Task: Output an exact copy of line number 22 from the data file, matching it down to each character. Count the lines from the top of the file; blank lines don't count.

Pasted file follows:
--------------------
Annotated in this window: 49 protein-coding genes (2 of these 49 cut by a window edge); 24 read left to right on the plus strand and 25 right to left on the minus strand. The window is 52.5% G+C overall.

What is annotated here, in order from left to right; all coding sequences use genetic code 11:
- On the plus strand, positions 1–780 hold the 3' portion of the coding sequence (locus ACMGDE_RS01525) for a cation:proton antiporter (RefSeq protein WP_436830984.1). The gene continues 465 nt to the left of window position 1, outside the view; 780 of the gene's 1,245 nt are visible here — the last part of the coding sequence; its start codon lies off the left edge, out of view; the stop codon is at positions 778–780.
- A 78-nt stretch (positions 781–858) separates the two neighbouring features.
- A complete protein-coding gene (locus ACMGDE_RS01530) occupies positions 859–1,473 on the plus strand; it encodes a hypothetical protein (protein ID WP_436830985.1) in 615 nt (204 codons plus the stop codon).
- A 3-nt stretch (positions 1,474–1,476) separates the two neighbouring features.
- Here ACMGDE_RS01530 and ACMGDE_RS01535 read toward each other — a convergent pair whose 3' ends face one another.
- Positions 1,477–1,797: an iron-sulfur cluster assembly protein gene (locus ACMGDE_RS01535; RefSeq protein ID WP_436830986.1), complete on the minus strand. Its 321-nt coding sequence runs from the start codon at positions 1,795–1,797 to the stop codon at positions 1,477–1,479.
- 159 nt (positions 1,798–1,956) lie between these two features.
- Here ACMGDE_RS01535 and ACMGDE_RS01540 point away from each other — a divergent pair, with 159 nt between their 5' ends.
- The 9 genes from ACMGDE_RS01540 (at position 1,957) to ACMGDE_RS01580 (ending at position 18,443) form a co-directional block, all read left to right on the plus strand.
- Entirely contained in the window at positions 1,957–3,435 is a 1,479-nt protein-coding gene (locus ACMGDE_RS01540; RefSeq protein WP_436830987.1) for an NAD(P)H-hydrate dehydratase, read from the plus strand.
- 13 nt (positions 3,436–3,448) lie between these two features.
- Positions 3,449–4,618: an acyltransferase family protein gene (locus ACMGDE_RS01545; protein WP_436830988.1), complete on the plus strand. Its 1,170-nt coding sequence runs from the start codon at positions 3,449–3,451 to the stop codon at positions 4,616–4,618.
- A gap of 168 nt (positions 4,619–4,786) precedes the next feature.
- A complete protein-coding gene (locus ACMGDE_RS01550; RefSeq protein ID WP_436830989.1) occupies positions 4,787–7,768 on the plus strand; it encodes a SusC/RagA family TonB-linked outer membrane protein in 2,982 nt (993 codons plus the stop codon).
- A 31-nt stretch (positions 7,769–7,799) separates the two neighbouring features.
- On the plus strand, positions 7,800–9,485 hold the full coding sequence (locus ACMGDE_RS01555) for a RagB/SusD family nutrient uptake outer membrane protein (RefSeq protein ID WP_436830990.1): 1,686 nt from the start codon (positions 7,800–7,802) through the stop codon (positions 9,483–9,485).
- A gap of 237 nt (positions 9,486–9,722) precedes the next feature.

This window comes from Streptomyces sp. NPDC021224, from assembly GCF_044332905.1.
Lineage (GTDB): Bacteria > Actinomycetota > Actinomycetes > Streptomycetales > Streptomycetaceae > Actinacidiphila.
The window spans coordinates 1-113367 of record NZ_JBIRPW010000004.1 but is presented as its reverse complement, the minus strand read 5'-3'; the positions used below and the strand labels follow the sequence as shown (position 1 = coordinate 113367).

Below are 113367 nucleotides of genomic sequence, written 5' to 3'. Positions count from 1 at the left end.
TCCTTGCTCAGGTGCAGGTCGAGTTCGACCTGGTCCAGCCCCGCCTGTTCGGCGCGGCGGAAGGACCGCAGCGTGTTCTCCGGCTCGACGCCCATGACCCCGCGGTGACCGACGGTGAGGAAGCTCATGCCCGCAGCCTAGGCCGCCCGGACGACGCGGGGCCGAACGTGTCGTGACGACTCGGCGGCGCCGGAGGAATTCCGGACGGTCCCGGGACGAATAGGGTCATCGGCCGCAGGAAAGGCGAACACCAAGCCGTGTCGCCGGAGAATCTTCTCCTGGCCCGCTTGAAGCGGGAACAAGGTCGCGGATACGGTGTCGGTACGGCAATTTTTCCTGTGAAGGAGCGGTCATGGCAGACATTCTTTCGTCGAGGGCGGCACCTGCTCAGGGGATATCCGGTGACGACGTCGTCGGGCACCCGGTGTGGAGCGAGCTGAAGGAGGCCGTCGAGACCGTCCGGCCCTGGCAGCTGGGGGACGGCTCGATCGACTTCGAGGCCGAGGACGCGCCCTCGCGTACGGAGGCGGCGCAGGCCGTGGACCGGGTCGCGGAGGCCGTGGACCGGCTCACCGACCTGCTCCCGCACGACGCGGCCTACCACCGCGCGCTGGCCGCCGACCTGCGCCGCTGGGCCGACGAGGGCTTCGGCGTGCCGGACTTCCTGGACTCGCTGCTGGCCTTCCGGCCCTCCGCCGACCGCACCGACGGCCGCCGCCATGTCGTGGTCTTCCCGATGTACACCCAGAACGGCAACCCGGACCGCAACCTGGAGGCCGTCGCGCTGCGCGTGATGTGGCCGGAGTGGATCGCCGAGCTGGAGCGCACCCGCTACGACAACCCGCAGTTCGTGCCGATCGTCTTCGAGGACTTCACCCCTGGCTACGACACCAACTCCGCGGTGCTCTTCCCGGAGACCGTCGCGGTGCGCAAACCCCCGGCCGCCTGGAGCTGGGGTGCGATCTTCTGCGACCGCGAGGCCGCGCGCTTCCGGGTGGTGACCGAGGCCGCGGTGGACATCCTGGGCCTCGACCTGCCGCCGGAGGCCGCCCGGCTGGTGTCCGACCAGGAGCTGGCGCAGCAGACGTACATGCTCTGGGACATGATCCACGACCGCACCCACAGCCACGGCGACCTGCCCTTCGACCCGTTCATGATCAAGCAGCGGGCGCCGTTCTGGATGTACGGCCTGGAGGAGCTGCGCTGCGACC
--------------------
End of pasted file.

The window spans coordinates 1-113367 of record NZ_JBIRPW010000004.1 but is presented as its reverse complement, the minus strand read 5'-3'; the positions used below and the strand labels follow the sequence as shown (position 1 = coordinate 113367).